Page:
Traced on the paving in front of the ancient Palazzo dei Castellani, seat of the Institute and Museum of the History of Science, this sundial marks true local time throughout the year, while also serving a calendar function. The signs of the zodiac, in water-green glass, flank the meridian line in Tuscan travertine, which extends about 15 m from the sidewalk on the Lungarno, where it marks the summer solstice, to the Museum's entrance, where it indicates the winter solstice. The hour lines, which for reasons of space show the hours only from 9:00 am to 3:00 pm, form an array of slender brass bands between the solstitial curves at the edges of the great dial. The hours are indicated by a monumental gnomon, a double bronze stele 6 meters high that rises at the center of a "pool", also made of water-green glass, encircled by a wind rose.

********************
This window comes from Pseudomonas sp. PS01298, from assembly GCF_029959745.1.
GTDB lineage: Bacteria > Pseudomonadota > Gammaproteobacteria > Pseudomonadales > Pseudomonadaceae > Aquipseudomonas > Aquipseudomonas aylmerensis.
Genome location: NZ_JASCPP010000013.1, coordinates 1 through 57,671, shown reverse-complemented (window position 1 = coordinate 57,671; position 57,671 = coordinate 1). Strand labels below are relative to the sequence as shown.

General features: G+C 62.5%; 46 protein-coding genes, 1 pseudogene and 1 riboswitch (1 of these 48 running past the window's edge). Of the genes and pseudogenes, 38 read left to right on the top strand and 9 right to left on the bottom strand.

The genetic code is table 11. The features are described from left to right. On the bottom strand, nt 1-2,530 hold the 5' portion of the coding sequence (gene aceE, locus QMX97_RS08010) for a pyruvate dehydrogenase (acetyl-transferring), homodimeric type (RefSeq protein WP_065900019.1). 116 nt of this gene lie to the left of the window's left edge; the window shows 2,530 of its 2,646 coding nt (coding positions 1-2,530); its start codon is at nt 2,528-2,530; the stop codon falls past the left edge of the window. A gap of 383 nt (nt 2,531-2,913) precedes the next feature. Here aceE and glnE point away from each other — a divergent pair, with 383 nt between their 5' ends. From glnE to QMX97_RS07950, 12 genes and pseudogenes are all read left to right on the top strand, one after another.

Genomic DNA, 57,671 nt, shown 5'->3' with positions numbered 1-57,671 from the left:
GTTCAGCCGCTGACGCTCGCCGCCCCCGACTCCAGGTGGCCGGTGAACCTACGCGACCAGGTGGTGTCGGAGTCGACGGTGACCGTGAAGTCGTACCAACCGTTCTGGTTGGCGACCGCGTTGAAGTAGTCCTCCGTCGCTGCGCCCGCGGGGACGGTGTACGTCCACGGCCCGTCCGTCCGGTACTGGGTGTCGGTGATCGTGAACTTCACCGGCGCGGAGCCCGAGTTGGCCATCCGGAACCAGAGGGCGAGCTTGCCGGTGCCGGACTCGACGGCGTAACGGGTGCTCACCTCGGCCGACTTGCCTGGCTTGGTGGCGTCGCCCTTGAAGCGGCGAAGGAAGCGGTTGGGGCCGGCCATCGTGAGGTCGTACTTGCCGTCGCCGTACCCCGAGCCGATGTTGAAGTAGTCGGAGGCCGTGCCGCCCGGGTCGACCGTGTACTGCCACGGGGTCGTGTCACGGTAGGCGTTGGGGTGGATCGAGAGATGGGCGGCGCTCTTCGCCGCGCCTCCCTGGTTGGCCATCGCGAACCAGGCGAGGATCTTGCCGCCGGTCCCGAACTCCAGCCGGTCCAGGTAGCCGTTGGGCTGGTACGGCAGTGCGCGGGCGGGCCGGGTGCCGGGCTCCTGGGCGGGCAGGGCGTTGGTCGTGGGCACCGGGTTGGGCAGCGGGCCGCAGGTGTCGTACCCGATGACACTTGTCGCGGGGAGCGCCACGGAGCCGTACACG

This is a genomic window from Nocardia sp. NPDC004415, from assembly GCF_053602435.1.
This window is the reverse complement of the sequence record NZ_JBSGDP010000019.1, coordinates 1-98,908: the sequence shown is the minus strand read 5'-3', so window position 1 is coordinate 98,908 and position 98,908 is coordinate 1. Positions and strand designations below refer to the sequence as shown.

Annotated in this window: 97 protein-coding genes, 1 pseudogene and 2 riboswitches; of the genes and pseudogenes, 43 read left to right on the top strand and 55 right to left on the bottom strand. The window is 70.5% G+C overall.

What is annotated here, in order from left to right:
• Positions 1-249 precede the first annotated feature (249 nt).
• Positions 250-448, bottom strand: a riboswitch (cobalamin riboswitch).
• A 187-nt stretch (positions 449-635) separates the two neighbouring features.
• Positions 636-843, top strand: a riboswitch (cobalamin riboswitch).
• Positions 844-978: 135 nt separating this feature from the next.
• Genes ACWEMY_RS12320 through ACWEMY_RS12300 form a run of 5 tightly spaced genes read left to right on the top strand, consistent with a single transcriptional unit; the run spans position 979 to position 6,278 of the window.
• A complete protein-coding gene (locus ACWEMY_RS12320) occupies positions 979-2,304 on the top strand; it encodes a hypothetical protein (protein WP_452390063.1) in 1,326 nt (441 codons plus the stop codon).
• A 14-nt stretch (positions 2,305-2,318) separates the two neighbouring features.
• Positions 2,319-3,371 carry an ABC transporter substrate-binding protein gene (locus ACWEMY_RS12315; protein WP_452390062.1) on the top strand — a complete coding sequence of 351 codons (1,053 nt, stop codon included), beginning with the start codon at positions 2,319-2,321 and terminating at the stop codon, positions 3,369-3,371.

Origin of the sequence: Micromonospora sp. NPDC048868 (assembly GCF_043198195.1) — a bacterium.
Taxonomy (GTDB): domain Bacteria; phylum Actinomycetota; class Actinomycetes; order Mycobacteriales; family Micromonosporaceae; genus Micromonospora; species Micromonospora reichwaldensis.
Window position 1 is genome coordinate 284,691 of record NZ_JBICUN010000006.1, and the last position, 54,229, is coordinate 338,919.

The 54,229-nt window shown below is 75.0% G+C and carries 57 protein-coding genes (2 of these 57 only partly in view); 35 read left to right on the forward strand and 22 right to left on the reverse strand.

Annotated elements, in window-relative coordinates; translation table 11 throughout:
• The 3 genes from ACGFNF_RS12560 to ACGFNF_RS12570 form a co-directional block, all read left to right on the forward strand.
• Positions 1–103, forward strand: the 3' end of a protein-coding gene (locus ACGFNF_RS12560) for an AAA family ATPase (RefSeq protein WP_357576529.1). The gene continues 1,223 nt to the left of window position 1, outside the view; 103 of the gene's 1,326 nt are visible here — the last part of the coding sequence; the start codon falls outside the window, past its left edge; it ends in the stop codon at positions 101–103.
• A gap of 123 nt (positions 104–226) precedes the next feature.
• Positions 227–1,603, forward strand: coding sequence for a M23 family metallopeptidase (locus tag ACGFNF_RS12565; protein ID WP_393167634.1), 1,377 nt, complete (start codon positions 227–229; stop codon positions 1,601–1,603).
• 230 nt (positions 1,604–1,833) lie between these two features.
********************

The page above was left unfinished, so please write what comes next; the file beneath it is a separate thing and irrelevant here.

The materials used clearly allude to the four elements, which, along with the seasons, indicated on the sundial by the course of the Sun, evoke the ancient Platonic doctrine of the correspondence between microcosm and macrocosm, that is, between man and the universe. The "water" effect of the glass recalls winter and the phlegmatic humor, while the wind rose around it evokes spring and the sanguine temperament. The "solid" stele – mirroring autumn and the melancholy humour – captures the "fire" of the Sun's rays in a glass polyhedron – the image of summer and the choleric temperament – whose shadow marks the hours on the stone paving of the square.
Unlike any other sundial, this one still offers a fascinating spectacle after sunset. Lights installed underground transform the signs of the zodiac into luminous traces, and the gnomon into a sort of Moon-Sun that shines even by night. A beam of light imprisoned between the two stelae lights up the polyhedral sphere atop the gnomon, which thus continues to serve as a visual signal in the urban landscape of